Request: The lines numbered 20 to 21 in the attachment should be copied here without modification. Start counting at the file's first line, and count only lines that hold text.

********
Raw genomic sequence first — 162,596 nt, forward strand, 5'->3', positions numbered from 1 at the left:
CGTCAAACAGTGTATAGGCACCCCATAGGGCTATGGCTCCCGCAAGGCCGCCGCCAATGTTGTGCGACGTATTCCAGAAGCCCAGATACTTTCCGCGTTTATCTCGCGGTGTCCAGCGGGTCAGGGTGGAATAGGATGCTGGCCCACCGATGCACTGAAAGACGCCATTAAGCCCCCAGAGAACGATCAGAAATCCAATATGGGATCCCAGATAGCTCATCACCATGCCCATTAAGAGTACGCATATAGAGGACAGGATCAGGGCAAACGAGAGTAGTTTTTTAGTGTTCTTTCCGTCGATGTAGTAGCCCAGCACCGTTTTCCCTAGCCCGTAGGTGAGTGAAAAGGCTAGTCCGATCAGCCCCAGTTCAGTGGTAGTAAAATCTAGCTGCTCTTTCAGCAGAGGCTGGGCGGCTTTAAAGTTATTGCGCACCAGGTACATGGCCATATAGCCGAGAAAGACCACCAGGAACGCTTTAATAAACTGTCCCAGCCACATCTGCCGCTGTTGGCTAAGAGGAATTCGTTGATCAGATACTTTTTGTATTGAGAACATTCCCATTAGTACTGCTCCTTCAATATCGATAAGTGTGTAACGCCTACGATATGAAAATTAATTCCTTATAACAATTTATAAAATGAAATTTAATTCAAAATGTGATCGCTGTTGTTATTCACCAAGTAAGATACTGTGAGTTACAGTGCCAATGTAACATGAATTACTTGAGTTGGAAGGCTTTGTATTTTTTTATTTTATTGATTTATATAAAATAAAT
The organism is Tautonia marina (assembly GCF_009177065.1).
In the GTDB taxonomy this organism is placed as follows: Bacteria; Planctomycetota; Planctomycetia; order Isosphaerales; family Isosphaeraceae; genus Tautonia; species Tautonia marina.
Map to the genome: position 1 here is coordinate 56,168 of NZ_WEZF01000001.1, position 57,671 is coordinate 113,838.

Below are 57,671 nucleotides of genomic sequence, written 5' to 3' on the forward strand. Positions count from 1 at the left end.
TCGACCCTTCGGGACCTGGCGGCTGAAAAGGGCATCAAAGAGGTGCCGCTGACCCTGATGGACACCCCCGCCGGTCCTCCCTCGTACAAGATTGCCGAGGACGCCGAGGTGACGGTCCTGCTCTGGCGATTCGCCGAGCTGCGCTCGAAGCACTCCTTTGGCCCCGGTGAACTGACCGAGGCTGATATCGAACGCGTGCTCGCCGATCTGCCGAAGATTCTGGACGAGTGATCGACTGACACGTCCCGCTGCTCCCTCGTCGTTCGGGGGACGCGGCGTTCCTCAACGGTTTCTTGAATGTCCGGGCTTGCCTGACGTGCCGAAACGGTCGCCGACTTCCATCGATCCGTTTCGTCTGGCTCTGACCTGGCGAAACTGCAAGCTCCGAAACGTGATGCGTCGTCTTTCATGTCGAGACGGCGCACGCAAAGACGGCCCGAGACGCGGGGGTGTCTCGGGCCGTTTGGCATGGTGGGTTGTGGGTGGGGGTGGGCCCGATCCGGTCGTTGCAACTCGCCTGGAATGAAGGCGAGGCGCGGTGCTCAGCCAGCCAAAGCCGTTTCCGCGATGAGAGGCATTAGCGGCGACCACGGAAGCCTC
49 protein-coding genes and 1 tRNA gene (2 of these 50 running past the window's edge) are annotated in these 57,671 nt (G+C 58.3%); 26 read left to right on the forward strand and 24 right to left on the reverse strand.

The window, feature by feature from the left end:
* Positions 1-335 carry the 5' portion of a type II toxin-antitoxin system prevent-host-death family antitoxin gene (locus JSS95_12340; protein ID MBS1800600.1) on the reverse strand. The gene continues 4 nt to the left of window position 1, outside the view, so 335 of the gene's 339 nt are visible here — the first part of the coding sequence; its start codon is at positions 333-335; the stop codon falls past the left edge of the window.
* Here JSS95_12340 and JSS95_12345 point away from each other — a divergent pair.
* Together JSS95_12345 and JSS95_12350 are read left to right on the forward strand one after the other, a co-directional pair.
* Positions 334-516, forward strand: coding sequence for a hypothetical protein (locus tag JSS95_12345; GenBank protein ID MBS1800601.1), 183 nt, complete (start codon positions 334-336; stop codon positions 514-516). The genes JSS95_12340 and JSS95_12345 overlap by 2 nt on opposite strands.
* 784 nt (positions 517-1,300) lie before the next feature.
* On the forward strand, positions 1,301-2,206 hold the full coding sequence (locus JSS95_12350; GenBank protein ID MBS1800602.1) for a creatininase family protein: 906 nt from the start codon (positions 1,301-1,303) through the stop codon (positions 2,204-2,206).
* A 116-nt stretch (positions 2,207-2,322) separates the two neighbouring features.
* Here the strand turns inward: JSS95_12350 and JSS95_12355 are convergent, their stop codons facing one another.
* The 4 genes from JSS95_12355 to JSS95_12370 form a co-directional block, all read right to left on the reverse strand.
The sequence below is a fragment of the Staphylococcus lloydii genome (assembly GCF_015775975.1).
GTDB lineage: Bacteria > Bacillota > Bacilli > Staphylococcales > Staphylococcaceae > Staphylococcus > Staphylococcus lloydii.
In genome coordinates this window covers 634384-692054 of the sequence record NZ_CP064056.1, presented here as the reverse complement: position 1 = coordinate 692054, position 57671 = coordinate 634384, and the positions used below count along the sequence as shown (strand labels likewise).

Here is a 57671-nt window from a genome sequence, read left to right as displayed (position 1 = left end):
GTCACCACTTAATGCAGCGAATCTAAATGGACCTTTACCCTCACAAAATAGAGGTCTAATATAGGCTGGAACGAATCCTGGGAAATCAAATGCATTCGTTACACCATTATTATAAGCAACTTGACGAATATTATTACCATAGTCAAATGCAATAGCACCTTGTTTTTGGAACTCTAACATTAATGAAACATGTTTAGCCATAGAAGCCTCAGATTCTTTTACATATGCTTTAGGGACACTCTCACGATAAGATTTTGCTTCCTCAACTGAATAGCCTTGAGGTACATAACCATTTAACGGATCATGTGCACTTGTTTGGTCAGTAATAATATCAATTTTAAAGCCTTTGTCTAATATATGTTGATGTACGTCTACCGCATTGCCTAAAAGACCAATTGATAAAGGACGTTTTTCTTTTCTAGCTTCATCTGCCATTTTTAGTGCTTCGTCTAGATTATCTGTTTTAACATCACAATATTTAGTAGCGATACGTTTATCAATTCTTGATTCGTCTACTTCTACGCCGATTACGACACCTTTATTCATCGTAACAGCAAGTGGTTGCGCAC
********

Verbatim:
GTDB lineage: Bacteria > Bacillota > Bacilli > Staphylococcales > Staphylococcaceae > Staphylococcus > Staphylococcus lloydii.
In genome coordinates this window covers 634384-692054 of the sequence record NZ_CP064056.1, presented here as the reverse complement: position 1 = coordinate 692054, position 57671 = coordinate 634384, and the positions used below count along the sequence as shown (strand labels likewise).